NSP Global Crossing Level 3 Telia Turk Telekom PCCW Verizon Business Verizon Business EMEA Sprint Qwest Intelsat Tata NTT Cogent

Jul-07 Jan-08 Jul-08 Jan-09 Jul-09 Jan-10 Jul-10 Nov-10 20% 29% 55% 11% 7% 57% 72% 71% 18% 17% 26% 60% 91% 66% 54% 55% 3% 9% 13% 35% 34% 41% 47% 45% 8% 17% 21% 29% 40% 1% 20% 25% 11% 16% 19% 37% 24% 6% 11% 11% 9% 8% 19% 28% 24% 6% 11% 11% 9% 29% 49% 36% 46% 57% 35% 8% 77% 61% 9% 7% 9% 8% 9% 18% 13% 6% 7% 7% 9% 8% 16% 24% 35% 21% 16% 3% 2% 3% 16% 17% 30% 43% 9% 2% 8% 6% 19% 7% 15% 8%

IR IR IR IR IR IR IR IR IR IR IR IR IR

1299 3549 3356 3491 3257 3561 9121 12389 2914 6762 1239 7473 15412

Telia Global Crossing Level 3 PCCW Tinet Savvis Turk Telekom Rostelecom NTT Telecom Italia Sparkle Sprint SingTel Flag Telecom

4% 79% 75% 50% 2% 52% 73%

5% 38% 85% 35% 4% 70% 69%

2% 26% 82% 26% 31% 71% 41%

77% 64% 90% 33%

93% 80% 88% 39%

59% 89%

76% 57%

84% 82% 91% 43% 63%

88% 89% 89% 69% 66%

60% 62% 69% 71% 37%

47% 80% 87% 61% 58%

39% 56% 70% 76% 39%

JO JO JO JO JO JO JO JO JO JO

5511 3356 39386 7018 6762 1239 3561 6453 3257 8452

France Telecom - Orange Level 3 Saudi Telecom AT&T Telecom Italia Sparkle Sprint Savvis Tata Tinet Telecom Egypt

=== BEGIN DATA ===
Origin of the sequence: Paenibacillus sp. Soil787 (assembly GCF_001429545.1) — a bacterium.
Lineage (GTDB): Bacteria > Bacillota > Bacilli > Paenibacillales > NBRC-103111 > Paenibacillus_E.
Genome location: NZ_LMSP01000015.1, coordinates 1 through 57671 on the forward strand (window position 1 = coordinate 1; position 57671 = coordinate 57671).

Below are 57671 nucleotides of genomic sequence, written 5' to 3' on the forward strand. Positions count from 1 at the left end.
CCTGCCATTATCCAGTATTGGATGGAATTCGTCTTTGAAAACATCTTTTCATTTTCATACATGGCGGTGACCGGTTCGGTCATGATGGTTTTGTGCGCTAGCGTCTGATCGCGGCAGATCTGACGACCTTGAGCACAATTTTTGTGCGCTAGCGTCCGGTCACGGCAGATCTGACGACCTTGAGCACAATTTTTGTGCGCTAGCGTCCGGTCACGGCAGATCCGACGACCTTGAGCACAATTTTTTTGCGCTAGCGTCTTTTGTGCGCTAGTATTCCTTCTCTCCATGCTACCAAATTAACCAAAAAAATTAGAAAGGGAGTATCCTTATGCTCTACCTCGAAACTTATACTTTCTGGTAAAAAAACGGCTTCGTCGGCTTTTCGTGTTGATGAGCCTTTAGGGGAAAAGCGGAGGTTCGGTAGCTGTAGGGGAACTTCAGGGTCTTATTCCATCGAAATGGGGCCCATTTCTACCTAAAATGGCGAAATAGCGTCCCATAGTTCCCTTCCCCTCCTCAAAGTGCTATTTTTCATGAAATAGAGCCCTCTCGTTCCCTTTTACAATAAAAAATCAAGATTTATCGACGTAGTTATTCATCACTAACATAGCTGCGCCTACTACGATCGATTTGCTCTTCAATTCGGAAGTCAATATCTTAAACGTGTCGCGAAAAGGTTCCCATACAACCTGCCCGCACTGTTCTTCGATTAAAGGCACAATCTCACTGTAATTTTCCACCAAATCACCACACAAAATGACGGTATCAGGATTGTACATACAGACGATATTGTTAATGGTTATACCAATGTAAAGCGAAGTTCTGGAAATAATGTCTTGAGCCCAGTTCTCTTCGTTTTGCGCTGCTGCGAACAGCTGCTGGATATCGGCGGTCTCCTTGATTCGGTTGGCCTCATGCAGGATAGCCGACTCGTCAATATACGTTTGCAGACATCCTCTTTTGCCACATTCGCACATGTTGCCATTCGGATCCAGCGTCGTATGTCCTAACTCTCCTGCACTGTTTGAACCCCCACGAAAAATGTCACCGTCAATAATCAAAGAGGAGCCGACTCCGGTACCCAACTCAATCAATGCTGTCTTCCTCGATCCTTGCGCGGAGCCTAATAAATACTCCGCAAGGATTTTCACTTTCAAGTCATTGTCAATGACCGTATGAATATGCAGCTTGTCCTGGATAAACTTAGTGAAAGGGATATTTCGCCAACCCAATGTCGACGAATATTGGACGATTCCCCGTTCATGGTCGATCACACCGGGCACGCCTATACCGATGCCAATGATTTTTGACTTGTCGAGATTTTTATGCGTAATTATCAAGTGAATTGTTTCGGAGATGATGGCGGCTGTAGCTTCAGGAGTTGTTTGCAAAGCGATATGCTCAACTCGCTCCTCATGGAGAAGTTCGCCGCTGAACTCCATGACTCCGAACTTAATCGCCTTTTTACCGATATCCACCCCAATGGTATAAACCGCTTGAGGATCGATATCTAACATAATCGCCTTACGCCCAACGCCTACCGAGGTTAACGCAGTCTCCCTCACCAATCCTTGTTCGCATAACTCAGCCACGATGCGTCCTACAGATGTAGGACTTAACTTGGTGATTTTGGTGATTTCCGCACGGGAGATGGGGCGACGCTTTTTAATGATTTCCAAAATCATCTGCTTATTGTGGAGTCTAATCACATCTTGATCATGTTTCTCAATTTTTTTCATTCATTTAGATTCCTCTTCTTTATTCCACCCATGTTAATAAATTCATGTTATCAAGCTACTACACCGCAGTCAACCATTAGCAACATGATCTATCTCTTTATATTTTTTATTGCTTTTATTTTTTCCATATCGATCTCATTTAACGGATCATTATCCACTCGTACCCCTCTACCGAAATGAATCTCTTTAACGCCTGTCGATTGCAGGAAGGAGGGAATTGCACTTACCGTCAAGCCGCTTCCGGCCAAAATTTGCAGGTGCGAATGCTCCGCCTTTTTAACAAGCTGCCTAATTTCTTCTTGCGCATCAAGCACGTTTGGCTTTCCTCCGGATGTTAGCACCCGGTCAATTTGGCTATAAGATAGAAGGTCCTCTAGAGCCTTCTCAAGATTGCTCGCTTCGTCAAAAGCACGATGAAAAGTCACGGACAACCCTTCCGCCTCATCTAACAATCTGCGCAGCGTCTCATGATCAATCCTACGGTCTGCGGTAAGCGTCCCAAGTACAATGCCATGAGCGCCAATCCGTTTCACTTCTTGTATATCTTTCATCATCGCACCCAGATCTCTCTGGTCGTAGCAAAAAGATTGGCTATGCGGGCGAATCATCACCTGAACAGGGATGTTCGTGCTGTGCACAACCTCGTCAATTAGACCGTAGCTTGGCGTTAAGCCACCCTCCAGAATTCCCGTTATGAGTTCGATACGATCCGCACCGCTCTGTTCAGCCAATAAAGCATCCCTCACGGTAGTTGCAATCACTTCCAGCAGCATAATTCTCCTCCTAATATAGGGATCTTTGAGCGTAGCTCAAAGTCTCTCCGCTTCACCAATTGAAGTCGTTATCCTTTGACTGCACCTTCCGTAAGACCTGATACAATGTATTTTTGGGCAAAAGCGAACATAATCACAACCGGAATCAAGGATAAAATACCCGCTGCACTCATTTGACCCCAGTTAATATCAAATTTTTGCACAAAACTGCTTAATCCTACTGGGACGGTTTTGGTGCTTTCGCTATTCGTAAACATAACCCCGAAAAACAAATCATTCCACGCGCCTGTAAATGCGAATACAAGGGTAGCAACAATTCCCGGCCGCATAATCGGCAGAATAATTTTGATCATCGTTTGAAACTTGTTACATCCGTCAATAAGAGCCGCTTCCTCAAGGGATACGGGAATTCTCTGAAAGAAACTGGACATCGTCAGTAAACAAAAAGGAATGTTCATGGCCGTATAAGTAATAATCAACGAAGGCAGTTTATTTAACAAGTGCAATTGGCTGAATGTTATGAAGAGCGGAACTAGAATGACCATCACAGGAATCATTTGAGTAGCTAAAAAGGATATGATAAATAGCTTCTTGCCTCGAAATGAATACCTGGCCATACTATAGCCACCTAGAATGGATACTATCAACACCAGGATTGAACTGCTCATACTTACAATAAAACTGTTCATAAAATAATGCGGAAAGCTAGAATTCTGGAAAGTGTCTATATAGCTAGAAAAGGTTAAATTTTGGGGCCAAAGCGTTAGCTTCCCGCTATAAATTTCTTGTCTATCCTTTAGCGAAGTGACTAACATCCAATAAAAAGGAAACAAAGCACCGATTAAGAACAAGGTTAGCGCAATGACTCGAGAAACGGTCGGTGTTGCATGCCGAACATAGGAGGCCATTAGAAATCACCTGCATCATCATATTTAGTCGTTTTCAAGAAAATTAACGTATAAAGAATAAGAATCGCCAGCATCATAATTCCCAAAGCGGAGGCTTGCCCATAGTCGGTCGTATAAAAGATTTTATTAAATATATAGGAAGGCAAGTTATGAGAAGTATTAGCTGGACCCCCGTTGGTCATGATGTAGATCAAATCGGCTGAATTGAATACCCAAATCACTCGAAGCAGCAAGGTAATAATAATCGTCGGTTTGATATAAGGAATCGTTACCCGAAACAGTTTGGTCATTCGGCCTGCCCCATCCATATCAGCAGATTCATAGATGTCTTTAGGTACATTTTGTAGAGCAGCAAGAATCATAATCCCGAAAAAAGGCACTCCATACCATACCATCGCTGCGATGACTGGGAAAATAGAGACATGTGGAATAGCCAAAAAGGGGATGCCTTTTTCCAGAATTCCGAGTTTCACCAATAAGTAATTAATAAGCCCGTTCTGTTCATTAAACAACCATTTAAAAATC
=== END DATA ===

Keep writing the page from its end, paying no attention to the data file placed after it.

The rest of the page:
97% 1%

100%

98%

100%

88% 27% 1%

3% 94% 13%

1%

© 2010 Renesys Corporation. http://www.renesys.com

14%

21%

1%

1%

49%

9% 30%

49% 49% 1%

21% 21% 10%

97% 72% 76% 36% 32% 10% 56% 10% 20% 41% 48% 50% 12%

94% 72% 66% 55% 65% 31% 31% 33% 3% 25% 27% 41% 3%

91% 61% 51% 51% 44% 31% 29% 15% 14% 8% 8% 6%

85% 28% 5% 5% 12% 30% 5% 24% 30% 8%

77% 29% 36% 35% 30% 24% 5% 22% 21% 9%

75% 37% 31% 27% 26% 23% 22% 20% 19% 10% Page 57

JO JO CC KW KW KW KW KW KW KW KW KW KW KW KW KW

3549 3491 ASN 6453 1239 3549 6762 8966 3356 2914 15412 3491 7473 1273 3561 701

Global Crossing PCCW NSP Tata Sprint Global Crossing Telecom Italia Sparkle Emirates Level 3 NTT Flag Telecom PCCW SingTel Cable and Wireless Savvis Verizon Business

9% 12% 22% 5% 13% 8% 7% 8% 4% Jul-07 Jan-08 Jul-08 Jan-09 Jul-09 Jan-10 Jul-10 Nov-10 59% 59% 60% 75% 74% 78% 72% 76% 53% 41% 49% 36% 51% 57% 44% 54% 48% 56% 3% 25% 51% 64% 60% 48% 39% 30% 44% 10% 41% 56% 49% 41% 38% 32% 47% 60% 42% 57% 51% 39% 47% 39% 38% 46% 49% 57% 40% 35% 43% 38% 36% 31% 41% 59% 49% 25% 43% 38% 37% 37% 9% 14% 11% 21% 15% 55% 1% 11% 8% 14% 18% 16% 17% 34% 33% 36% 19% 5% 38% 2% 56% 31% 29% 36% 2% 51% 30% 7% 1% 1%

LB LB LB LB LB LB LB LB LB LB LB LB LB LB

3356 7018 1299 3549 6453 3491 1239 2914 30721 8764 12989 15412 174 3257

Level 3 AT&T Telia Global Crossing Tata PCCW Sprint NTT SatGate TEO LT AB Eweka Internet Flag Telecom Cogent Tinet

63%

78%

76%

36% 32% 6% 32% 59% 48% 8% 8%

40% 68% 1% 47% 64% 46% 11% 11%

57% 64%

66% 36% 44% 52%